What is interesting for those of you who can lift your heads up and look slightly beyond this Saturday's trip to Elland Road is where - in the fullness of time - that may lead both the game itself and, indeed, Norwich City Football Club. After all, the kids now entering the club's Academy at the age of eight and nine will be the ones the Canaries are leaning on by 2020. They're the ones who will be coming into their City prime at 23 and 24 years old.
And it's hard to escape from the conclusion that they will need to be big - 6ft 2in, potentially 13 stone and be able to go box-to-box for 90 minutes while barely breaking sweat.
On the basis of the pitch staying the same size to avoid Wembley having to get the builders back in, how about football following rugby's lead and switching to a seven-a-side code? Why not give players greater time and space to concentrate on such dying arts as passing the ball?
What's the biggest gripe of Chelsea fans as they march relentlessly towards back-to-back titles? That the “Special One” has taken all the fun and flair from Stamford Bridge. Would, for example, Gianfranco Zola fit the Mourinho mould? Likewise, what is Sam Allardyce up to at the Reebok Stadium? Creating this big, strong winning machine that, on occasion, appears to have adopted brute physicality as the best way forward?
That's one thing to be wary of in the whole “We're not playing like Brazil . . .” debate that fuels the arguments against Worthington. Who is? Chelsea? Arsenal do - against Real Madrid. They then get roundly battered playing like Brazil against Bolton and Blackburn.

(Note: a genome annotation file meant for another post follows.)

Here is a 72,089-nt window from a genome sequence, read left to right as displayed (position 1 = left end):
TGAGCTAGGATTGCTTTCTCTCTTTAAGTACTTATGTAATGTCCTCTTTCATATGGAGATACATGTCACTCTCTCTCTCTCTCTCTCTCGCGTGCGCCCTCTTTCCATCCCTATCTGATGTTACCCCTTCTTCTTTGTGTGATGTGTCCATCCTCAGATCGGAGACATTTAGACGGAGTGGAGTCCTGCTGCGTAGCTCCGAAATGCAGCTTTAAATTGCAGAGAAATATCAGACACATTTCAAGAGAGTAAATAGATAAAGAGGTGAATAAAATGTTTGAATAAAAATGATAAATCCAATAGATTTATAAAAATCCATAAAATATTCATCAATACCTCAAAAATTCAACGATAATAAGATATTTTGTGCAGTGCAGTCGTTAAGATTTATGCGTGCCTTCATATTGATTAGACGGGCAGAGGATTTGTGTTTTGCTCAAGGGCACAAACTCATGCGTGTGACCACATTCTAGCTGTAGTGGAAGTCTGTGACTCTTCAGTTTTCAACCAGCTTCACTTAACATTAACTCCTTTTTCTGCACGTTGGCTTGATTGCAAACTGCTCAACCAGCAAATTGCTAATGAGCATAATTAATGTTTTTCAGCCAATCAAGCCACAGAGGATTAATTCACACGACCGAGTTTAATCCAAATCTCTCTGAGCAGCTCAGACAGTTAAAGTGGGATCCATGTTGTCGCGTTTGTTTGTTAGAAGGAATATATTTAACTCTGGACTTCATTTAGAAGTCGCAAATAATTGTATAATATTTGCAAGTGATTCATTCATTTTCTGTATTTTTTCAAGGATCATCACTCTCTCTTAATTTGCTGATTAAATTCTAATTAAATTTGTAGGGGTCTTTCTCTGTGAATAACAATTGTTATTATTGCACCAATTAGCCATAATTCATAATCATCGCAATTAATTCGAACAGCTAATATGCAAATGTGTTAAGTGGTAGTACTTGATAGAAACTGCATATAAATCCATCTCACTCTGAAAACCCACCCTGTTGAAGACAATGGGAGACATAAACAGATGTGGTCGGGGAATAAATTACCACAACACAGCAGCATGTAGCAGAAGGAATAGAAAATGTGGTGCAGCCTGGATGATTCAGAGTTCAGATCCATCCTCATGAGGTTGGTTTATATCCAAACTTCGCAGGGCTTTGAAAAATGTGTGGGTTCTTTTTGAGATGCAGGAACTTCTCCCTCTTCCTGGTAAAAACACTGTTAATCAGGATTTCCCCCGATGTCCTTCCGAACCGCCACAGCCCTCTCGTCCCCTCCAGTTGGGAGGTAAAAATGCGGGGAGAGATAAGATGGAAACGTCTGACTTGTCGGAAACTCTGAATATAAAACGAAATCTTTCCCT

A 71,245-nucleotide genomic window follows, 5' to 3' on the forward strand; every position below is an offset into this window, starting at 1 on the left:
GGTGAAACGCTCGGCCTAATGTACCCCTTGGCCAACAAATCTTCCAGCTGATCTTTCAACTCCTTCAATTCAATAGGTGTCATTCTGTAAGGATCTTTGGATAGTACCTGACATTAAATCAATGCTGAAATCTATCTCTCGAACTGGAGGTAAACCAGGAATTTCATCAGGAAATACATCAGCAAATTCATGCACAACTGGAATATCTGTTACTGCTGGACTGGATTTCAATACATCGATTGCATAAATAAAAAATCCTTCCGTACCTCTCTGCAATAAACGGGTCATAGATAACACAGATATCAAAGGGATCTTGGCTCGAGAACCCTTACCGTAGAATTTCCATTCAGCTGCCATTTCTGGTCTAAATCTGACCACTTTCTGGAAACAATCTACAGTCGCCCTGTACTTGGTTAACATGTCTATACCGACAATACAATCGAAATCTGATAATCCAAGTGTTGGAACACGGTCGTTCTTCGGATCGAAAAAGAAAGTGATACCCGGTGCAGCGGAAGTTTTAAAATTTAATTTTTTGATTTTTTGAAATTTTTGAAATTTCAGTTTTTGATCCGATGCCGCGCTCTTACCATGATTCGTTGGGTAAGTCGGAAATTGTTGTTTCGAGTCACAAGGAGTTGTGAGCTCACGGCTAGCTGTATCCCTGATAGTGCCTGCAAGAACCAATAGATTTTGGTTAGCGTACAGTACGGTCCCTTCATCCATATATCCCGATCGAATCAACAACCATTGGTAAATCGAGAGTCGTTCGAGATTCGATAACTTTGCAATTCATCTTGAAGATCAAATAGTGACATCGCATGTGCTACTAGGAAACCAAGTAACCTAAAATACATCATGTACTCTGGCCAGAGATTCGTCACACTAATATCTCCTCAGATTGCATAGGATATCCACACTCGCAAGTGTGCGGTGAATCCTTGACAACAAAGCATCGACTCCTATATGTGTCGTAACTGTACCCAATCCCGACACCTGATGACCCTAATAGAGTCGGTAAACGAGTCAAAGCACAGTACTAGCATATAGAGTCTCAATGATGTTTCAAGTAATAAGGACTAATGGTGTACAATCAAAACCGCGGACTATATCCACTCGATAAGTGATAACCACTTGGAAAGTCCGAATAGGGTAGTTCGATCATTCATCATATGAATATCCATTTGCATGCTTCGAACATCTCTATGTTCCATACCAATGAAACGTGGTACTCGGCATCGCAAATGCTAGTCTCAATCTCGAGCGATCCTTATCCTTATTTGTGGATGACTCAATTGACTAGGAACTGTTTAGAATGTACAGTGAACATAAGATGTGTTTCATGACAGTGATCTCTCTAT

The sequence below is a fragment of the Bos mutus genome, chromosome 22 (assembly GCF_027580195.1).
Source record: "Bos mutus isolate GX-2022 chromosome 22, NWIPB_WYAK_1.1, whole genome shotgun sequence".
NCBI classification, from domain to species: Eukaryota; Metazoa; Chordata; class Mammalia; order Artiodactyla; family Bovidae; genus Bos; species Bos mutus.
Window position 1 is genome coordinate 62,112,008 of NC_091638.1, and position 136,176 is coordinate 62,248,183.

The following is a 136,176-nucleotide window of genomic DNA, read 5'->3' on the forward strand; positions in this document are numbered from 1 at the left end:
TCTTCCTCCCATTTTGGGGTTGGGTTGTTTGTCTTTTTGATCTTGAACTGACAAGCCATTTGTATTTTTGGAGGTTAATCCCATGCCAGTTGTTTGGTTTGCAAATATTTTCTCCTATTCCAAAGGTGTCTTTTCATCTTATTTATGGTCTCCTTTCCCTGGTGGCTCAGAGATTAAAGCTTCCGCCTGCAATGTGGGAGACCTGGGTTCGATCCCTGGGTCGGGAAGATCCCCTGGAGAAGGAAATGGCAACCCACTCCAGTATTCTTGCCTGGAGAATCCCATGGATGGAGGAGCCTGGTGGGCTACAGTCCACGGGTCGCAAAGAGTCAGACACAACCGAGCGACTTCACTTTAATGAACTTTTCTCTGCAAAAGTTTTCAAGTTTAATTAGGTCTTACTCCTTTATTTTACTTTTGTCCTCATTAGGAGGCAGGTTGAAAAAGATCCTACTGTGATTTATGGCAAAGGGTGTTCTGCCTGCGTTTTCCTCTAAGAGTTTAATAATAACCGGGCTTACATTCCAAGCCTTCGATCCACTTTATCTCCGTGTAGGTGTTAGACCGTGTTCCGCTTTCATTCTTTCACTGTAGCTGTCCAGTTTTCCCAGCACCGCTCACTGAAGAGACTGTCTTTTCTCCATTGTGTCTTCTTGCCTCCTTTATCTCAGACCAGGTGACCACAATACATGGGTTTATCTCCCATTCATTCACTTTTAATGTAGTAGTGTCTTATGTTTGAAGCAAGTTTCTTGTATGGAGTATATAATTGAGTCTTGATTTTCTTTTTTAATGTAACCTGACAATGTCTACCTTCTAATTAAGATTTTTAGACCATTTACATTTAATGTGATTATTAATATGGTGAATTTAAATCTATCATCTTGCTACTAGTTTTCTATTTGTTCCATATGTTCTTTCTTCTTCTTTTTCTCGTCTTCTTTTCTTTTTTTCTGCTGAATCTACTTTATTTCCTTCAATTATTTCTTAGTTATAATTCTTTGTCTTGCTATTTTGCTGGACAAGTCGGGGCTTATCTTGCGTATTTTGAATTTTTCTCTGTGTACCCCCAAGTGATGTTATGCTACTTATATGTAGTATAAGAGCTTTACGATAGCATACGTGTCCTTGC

Playing a passing game is lovely to watch and, for a generation brought up watching the Canaries play the Bond and Walker way, that's the way many fans want to see them set out their stall. But would Jose Mourinho give Ian Crook the time of day? Would Big Sam put Crook into the heart of his midfield and let him sit there and pull the strings? Watch him swig on a can of flat coke and puff the odd Marlboro'? The answer, alas, is no.
For those who yearn for the good old days where the ball was stroked and gently caressed around the park, times are changing. By 2020, football will be the “Beautiful Game” no longer. It will be big and brutal. Ugly? You bet.
And which country is the big emerging force of world football? Australia. And when have they ever done anything but being big and brutal?
FANCY A SPIN AROUND THE SAME OLD CIRCLE?
I know it's the one and only topic people want to talk about, but in all honesty, I'm tired of talking about it.
Saturday's 2-1 victory over Stoke City did precious little to alter the current bitter impasse that separates the Norwich City board in their defence of Nigel Worthington and sections of the club's supporters in their ongoing pursuit of Worthington's head.
We go round in the same old circles week in, week out, when essentially there's nothing new to add to the debate.
Norwich City Independent Supporters' Association have had their meeting. It was well attended. They've got a set or proposals which - as far as I'm aware - they will now put to representatives of the club next Monday.
But as it's pretty unlikely the club will turn round and say “You know, what, you've got a point there . . .”, we'll be going round in the same old circles again next week.
The result - or rather the performance - at Elland Road on Saturday will either add more fuel to the fire or douse some of the protesters' ardour. Then it's banners out again for the Sheffield United game at Carrow Road the following weekend where it would be nice just to lay all the current difficulties aside and, together, put another big dent in Neil Warnock's promotion plans.
Alas, the chance of Norwich City being back “together” again in 10 days time is, I would suggest, virtually nil. Too many people - for better or worse - have made their minds up. Few people are about to budge.